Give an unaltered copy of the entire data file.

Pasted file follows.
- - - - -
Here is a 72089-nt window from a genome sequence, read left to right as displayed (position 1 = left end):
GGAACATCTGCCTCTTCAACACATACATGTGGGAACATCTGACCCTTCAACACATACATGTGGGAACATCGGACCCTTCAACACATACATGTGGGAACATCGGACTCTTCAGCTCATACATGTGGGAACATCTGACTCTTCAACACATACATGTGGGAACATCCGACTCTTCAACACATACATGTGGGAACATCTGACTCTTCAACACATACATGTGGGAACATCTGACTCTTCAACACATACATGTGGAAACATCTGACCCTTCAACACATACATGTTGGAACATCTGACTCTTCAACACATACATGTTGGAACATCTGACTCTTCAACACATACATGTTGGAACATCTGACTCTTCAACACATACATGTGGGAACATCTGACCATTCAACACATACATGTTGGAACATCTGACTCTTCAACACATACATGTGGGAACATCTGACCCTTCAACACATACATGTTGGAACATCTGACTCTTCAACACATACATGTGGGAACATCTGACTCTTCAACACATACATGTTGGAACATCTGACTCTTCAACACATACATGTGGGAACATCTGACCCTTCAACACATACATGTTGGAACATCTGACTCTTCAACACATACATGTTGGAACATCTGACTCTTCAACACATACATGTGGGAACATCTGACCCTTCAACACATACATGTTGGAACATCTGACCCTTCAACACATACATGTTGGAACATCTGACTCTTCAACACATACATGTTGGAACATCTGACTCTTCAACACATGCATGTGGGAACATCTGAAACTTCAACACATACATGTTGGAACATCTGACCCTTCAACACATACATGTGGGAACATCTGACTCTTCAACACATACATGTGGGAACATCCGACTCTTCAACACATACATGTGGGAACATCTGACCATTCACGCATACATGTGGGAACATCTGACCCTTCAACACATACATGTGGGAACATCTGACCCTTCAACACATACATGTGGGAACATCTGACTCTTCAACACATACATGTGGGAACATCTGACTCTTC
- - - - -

Here is a 72089-nt window from a genome sequence, read left to right as displayed (position 1 = left end):
GGAACATCTGCCTCTTCAACACATACATGTGGGAACATCTGACCCTTCAACACATACATGTGGGAACATCGGACCCTTCAACACATACATGTGGGAACATCGGACTCTTCAGCTCATACATGTGGGAACATCTGACTCTTCAACACATACATGTGGGAACATCCGACTCTTCAACACATACATGTGGGAACATCTGACTCTTCAACACATACATGTGGGAACATCTGACTCTTCAACACATACATGTGGAAACATCTGACCCTTCAACACATACATGTTGGAACATCTGACTCTTCAACACATACATGTTGGAACATCTGACTCTTCAACACATACATGTTGGAACATCTGACTCTTCAACACATACATGTGGGAACATCTGACCATTCAACACATACATGTTGGAACATCTGACTCTTCAACACATACATGTGGGAACATCTGACCCTTCAACACATACATGTTGGAACATCTGACTCTTCAACACATACATGTGGGAACATCTGACTCTTCAACACATACATGTTGGAACATCTGACTCTTCAACACATACATGTGGGAACATCTGACCCTTCAACACATACATGTTGGAACATCTGACTCTTCAACACATACATGTTGGAACATCTGACTCTTCAACACATACATGTGGGAACATCTGACCCTTCAACACATACATGTTGGAACATCTGACCCTTCAACACATACATGTTGGAACATCTGACTCTTCAACACATACATGTTGGAACATCTGACTCTTCAACACATGCATGTGGGAACATCTGAAACTTCAACACATACATGTTGGAACATCTGACCCTTCAACACATACATGTGGGAACATCTGACTCTTCAACACATACATGTGGGAACATCCGACTCTTCAACACATACATGTGGGAACATCTGACCATTCACGCATACATGTGGGAACATCTGACCCTTCAACACATACATGTGGGAACATCTGACCCTTCAACACATACATGTGGGAACATCTGACTCTTCAACACATACATGTGGGAACATCTGACTCTTC